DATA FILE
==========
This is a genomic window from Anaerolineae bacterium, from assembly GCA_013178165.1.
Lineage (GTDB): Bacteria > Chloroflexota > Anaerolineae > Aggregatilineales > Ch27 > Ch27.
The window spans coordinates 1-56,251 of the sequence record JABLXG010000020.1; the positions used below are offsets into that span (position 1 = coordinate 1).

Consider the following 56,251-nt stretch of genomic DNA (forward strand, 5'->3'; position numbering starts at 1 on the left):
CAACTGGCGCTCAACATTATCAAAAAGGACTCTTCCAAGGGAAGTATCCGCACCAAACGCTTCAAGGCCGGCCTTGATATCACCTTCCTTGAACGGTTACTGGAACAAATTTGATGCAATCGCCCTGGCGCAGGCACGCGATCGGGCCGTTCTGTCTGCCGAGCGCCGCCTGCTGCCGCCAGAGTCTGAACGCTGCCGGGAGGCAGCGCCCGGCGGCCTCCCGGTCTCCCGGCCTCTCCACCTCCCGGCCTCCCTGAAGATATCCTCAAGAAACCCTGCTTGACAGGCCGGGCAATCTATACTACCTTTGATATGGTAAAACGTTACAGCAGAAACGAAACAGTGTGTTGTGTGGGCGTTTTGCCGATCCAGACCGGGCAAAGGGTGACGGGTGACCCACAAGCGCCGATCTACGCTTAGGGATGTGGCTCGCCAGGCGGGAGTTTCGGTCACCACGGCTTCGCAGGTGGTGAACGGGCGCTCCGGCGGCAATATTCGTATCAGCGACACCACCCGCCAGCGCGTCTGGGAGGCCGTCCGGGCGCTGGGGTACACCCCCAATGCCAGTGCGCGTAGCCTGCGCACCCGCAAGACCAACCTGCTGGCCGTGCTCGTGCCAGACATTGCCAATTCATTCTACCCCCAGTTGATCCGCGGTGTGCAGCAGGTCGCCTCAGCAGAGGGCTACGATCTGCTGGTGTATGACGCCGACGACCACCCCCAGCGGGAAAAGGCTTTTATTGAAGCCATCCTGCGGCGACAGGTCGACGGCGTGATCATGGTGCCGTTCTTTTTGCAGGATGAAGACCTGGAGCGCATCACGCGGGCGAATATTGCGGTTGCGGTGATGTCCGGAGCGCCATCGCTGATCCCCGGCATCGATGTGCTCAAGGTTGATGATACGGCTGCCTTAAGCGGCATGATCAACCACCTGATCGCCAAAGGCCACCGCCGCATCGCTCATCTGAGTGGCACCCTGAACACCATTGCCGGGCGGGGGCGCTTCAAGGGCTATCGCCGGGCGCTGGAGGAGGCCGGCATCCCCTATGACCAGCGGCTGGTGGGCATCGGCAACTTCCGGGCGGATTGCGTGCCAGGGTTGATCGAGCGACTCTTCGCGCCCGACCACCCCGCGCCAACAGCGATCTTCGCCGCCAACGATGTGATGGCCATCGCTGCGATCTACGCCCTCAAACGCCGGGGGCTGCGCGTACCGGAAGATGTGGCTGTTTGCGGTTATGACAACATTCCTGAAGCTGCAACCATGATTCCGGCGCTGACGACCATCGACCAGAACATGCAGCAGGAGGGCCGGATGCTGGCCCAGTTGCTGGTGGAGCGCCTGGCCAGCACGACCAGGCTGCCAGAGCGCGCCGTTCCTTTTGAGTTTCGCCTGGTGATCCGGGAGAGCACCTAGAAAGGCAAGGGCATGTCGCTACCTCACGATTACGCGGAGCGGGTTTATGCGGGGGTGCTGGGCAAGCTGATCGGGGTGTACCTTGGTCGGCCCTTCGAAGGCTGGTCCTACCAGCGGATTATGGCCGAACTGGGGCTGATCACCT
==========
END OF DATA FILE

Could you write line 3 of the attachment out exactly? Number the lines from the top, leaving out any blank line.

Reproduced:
The window spans coordinates 1-56,251 of the sequence record JABLXG010000020.1; the positions used below are offsets into that span (position 1 = coordinate 1).